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How to Graft Large Pecan Trees

By James Young ; Updated September 21, 2017

Grafting older trees provides new pecan strains in established orchards and replaces the top growth of wild pecans with commercially important varieties. Where pecans co-exist with cattle, grafting saplings above grazing height improves the chances of the scion's survival. The inlay bark graft--the most common for top-working pecan trees--works best on pecans between 3 and 12 inches across at chest level.

Inlay Bark Grafting

Collect scions from known pecan varieties by clipping vigorous branch tips and top growth with pruning shears. Harvest scions in late winter. Wax the cut ends and store the scions between moist paper towels. Refrigerate in a folded--but not sealed--plastic bag until needed.

Graft in late winter or early spring before pecan buds open. Cut trees 3 to 5 inches in diameter straight across with the pruning saw at about 6 feet above ground level. If possible, save a strong branch on the south side to shade the trunk. Cut the top several inches above the branch.

Use the knife to shave away rough outer bark from an area three or four inches wide and several inches long. Leave enough outer bark to shield the cambium yet flex when pulling the bark away from the trunk.

Carefully cut a pecan scion with the knife for three inches across the bottom end in a long diagonal slice. The cut surface should be perfectly straight and flat. Place the cut surface vertically against the shaved section of bark on the host trunk. Mark the outline carefully with the pocket knife. Use the knife to slice through the bark along both lines. Flare the cuts to the sides at the bottom to form a strong hinge.

Taper the bark side of the scion with the knife to expose sapwood and cambium for about three quarters of an inch. Lever the bark strip away from the trunk and slide the scion into place with the cut surface against the sapwood. If the bark won't slip tap it carefully with a hammer. Press the bark strip against the back of the scion. Use one or two small nails to secure the scion to the tree or wrap the area with degradable string or tape.

Seal the top cut with grafting wax. Good grafting wax softens at body temperature--keep some in a bag in your pocket to keep it warm and workable. Cover the entire grafted area with a layer of tin foil. Press the foil carefully around the base of the scion.

Cut a small slit in the bottom of a clear polyethylene bag and slide the scion tip through. Pull the bag carefully over the grafted section of the tree. Repair a loose fit around the scion by wrapping with a section of rubber band. Use grafting tape or electrician's tape to secure the bag below the top-worked graft.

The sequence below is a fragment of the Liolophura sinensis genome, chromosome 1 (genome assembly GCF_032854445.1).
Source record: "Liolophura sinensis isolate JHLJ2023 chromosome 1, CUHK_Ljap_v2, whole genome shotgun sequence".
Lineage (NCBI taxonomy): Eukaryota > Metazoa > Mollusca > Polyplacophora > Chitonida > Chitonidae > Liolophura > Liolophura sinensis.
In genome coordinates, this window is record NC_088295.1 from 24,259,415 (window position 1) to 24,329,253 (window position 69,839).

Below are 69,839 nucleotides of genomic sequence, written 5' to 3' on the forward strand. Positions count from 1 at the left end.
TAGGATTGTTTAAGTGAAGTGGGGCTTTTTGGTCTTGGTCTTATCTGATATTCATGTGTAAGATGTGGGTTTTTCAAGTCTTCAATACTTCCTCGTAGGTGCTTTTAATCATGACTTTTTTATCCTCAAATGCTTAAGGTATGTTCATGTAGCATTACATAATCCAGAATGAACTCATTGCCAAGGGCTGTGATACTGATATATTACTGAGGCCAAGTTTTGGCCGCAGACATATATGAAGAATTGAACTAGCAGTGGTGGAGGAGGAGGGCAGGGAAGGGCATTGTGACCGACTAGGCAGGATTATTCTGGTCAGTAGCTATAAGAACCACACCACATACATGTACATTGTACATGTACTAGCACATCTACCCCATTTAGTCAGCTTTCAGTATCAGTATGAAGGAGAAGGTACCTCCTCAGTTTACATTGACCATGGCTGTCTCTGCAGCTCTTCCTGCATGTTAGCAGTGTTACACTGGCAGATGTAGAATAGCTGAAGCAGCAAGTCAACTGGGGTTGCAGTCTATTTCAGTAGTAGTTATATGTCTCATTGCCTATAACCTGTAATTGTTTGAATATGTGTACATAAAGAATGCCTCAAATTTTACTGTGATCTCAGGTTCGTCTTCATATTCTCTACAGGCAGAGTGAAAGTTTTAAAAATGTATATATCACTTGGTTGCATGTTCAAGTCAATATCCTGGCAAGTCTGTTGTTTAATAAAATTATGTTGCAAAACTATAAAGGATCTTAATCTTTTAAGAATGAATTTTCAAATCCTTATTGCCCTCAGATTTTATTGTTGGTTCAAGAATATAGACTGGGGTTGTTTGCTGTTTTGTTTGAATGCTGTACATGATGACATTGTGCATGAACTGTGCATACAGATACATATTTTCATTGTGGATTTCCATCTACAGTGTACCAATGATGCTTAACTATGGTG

Things You Will Need

  • Pruning clippers
  • Viable scions of known pecan cultivars
  • Paper towels
  • Ziploc bags
  • Sharp pocketknife or grafting knife
  • Pruning saw
  • Grafting wax
  • Aluminum foil
  • Clear polyethylene bags
  • Rubber bands
  • Hammer
  • Nails
  • Garden twine
  • Grafting tape or electrician's tape

Tips

  • Graft two sides of the same top cut for a better success rate. Prepare both sides, graft one scion and fasten it with a small nail. Graft the second scion and quickly seal and cover the graft. Remove the weaker graft when the tree heals and one graft dominates.
  • Top work larger trees by grafting the central leader and several large branches. Remove 70 per cent of the tree's limbs before grafting. As the grafts heal and the new scions take over, remove the old limbs that remain. This process could take several years.

Warnings

  • Graft quickly and accurately. If bark or sapwood dries the graft will not take. Gaps between graft and hosts cause failures. Practice on freshly cut branches before top-working important pecan trees.
  • Don't use a chainsaw for the top cut. The bar oil could prevent the graft from healing.

About the Author

 

James Young began writing in 1969 as a military journalist combat correspondent in Vietnam. Young's articles have been published in "Tai Chi Magazine," "Seattle Post-Intelligencer," Sonar 4 ezine, "Stars & Stripes" and "Fine Woodworking." He has worked as a foundryman, woodturner, electronics technician, herb farmer and woodcarver. Young graduated from North Seattle Community College with an associate degree in applied science and electronic technology.